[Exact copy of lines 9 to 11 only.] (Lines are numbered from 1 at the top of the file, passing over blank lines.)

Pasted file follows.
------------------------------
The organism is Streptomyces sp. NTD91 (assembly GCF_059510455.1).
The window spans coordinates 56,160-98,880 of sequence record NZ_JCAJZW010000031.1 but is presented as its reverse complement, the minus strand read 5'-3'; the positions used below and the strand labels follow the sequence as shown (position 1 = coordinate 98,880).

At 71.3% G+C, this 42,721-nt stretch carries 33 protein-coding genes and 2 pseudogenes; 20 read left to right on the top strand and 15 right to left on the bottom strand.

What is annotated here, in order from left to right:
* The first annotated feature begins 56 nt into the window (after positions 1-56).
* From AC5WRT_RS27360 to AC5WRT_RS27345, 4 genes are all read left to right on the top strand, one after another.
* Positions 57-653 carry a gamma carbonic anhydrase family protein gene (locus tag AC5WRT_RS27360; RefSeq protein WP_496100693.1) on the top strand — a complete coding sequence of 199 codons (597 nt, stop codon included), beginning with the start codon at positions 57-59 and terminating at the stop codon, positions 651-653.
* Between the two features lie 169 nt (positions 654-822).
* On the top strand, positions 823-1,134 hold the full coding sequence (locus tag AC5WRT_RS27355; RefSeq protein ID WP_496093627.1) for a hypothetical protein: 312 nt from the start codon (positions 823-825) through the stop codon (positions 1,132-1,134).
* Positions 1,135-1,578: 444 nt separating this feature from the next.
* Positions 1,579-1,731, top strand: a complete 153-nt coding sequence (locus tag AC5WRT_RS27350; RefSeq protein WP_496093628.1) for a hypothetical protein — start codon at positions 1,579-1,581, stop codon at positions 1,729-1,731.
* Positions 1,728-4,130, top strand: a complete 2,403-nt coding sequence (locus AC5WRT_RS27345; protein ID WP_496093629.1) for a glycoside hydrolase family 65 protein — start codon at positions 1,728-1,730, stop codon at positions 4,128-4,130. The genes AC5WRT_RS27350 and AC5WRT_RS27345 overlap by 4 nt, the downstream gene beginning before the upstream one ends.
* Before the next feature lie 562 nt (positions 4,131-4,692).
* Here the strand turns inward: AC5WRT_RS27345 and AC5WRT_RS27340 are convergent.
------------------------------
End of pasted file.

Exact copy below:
* On the top strand, positions 823-1,134 hold the full coding sequence (locus tag AC5WRT_RS27355; RefSeq protein ID WP_496093627.1) for a hypothetical protein: 312 nt from the start codon (positions 823-825) through the stop codon (positions 1,132-1,134).
* Positions 1,135-1,578: 444 nt separating this feature from the next.
* Positions 1,579-1,731, top strand: a complete 153-nt coding sequence (locus tag AC5WRT_RS27350; RefSeq protein WP_496093628.1) for a hypothetical protein — start codon at positions 1,579-1,581, stop codon at positions 1,729-1,731.